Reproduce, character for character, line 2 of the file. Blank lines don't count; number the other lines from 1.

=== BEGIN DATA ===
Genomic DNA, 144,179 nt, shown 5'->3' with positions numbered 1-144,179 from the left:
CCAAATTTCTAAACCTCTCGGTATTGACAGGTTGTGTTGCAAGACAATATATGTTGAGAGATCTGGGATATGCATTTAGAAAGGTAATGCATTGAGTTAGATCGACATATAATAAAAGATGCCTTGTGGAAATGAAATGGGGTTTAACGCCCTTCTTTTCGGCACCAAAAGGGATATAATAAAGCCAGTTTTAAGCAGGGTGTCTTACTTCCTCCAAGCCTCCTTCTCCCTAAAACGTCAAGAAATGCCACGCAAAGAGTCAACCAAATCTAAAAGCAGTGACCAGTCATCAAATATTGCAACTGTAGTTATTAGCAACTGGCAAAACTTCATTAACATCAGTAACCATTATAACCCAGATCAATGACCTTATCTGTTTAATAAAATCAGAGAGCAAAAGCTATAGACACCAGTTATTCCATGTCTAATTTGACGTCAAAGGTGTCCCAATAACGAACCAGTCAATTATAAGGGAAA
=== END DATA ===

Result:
CCAAATTTCTAAACCTCTCGGTATTGACAGGTTGTGTTGCAAGACAATATATGTTGAGAGATCTGGGATATGCATTTAGAAAGGTAATGCATTGAGTTAGATCGACATATAATAAAAGATGCCTTGTGGAAATGAAATGGGGTTTAACGCCCTTCTTTTCGGCACCAAAAGGGATATAATAAAGCCAGTTTTAAGCAGGGTGTCTTACTTCCTCCAAGCCTCCTTCTCCCTAAAACGTCAAGAAATGCCACGCAAAGAGTCAACCAAATCTAAAAGCAGTGACCAGTCATCAAATATTGCAACTGTAGTTATTAGCAACTGGCAAAACTTCATTAACATCAGTAACCATTATAACCCAGATCAATGACCTTATCTGTTTAATAAAATCAGAGAGCAAAAGCTATAGACACCAGTTATTCCATGTCTAATTTGACGTCAAAGGTGTCCCAATAACGAACCAGTCAATTATAAGGGAAA